Digits made a sharp left and drove out of town and into the desert.  Dunes whizzed past so fast they were a blur.  Abby looked behind her to see more cars than she could count in the distance behind them in pursuit, the town behind them as a backdrop.  Annabelle fired more shots, taking out a car here and there, but it wasn’t enough.  “This is why I wanted to retire,” Ace said.  “I knew this would happen one day.”

“But it’s so much fun,” Annabelle said.  Digits pushed the car to its limit and it started shaking.  Abby noticed rocky badlands up ahead.

“Maybe we can lose them in there,” Della said, pointing towards the rocks.

“That’s the idea,” Digits said with a grin.

The car shot into the badlands, zigzagging through rock formations.  Digits drove into a gorge and the rocky bottom came at them in seconds, but before they hit, the car leveled out and whizzed past the cliff walls. Digits followed the canyon for a while and Abby looked behind them to see the cars still following in the distance through the canyon.  “They’re out of range of my RLR now,” Annabelle said.

“We have to go over the border,” Digits said as he drove.  “Rennock’s men will probably have to turn back until they can get permission if they don’t already have it.  We’ll still have to deal with the Remingtons, though.”

“That’s better than nothing,” Annabelle said.

Digits pushed the car harder until it exited the canyon.  They were surrounded by dunes once again as Digits turned a sharp right.  He went down into the valley between dunes and weaved in and out of the valleys, going over dunes from time to time to see if they were still being followed.  There were still several cars in the distance.  “Get used to this,” Annabelle said with a grin.  “This is probably going to be how our lives are from here on out.”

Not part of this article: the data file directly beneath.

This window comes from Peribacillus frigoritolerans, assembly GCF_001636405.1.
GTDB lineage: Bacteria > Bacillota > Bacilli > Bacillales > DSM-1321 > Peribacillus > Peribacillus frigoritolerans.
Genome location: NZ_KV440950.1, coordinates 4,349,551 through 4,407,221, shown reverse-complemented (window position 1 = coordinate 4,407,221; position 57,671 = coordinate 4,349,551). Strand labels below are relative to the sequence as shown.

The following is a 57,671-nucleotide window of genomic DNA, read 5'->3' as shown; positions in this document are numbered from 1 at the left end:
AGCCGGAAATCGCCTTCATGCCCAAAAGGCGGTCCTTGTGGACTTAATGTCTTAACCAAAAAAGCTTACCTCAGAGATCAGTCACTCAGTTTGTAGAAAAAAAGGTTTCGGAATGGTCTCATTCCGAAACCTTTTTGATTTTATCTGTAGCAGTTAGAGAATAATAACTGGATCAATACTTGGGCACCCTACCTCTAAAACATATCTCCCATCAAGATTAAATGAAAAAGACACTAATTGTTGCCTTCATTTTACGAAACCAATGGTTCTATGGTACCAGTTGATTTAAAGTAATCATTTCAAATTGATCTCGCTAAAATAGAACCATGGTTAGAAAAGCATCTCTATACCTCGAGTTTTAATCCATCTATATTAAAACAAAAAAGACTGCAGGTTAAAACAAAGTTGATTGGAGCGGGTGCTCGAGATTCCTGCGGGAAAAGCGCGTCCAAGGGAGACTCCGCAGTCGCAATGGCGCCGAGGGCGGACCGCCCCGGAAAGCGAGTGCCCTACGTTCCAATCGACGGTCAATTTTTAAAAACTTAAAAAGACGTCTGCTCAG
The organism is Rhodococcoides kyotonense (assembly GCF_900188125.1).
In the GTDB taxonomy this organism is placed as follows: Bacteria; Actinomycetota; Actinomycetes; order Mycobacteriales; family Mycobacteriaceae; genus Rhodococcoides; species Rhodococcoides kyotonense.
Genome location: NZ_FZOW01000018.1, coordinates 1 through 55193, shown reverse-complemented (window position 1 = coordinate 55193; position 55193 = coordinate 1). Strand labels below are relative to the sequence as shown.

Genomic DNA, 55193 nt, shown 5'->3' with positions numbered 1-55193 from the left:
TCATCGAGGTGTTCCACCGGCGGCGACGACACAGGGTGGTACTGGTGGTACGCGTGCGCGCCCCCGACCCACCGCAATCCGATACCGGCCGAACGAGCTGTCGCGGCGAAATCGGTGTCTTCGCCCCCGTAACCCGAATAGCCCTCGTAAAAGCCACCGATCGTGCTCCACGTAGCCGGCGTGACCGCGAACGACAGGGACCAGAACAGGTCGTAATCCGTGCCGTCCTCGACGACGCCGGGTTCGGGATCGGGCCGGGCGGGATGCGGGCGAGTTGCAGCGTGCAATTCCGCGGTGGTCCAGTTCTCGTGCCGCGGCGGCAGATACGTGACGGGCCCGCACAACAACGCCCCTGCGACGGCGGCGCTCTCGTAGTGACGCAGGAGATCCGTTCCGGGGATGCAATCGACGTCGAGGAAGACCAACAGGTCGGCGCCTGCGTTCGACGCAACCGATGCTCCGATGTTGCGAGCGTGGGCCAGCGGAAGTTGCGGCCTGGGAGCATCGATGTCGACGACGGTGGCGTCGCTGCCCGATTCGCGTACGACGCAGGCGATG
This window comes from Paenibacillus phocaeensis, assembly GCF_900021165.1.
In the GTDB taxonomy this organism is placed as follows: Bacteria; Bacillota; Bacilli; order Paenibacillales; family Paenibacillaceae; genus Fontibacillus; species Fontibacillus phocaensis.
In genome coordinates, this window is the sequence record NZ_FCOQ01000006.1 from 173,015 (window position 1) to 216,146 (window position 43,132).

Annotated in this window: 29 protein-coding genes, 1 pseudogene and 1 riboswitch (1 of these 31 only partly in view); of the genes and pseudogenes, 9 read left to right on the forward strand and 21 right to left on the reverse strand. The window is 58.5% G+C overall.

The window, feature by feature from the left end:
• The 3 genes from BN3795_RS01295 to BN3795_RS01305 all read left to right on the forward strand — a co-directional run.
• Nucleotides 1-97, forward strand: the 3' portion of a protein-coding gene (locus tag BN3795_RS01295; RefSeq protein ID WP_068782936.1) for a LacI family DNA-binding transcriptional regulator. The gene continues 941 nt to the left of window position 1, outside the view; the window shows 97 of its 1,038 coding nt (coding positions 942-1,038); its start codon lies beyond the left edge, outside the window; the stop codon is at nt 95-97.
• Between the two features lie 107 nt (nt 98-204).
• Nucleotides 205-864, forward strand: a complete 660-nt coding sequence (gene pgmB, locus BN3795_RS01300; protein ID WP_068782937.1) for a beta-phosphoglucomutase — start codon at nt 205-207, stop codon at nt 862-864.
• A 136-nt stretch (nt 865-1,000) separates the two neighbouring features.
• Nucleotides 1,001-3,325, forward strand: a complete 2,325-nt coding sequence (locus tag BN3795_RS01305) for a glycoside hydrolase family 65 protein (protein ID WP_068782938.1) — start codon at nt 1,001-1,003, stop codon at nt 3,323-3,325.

“Hopefully here on out lasts a while,” Della said.

Abby frowned as Digits continued driving.  “So what happened back there?  At the bank, I mean.”

“I had a couple of concussion grenades I saved for a rainy day,” Digits said as he drove.

Abby nodded as she looked back at their pursuers, who seemed to be losing ground a little.  Would it be possible to lose them after all?  Immediately after Abby had that thought, they appeared to gain ground once again.  Maybe her mind was playing tricks on her.  She decided the best thing to do would be to look forward and imagine they were just traveling through the dunes as usual with no pursuers.  Abby’s mind drifted to the sheriff she’d killed.  He definitely would have killed her.  It was self-defense, even if he was just trying to do his job.  It was hard for Abby to relax in a shaking car with the noise of the wind rushing past the broken rear window.  Abby wondered if she’d ever be able to find sleep again as the hover car rattled over the white sands of the desert.



Continue on to the next chapter:

Afterlife, Volume 2, Chapter 34
Mavery gives Big Ed an ultimatum.
Alex Harris goes through a transformation of sorts.
Nat and his deputies shoot it out with the IAO.


Find the Volume 2 Table of Contents page here.

View the Volume 2 Character Profiles here.

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Mike Monroe

Michael Monroe was born in Baltimore, MD and has lived there most of his life. He’s a poet and fiction writer whose preferred genres are Science Fiction and Fantasy, and he’s always had a thing for Allen Ginsberg and the Beats. His poetry has been published in Gargoyle Magazine, nthposition, the Lyric, Scribble, the Loch Raven Review, Foliate Oak, Primalzine, and various other publications.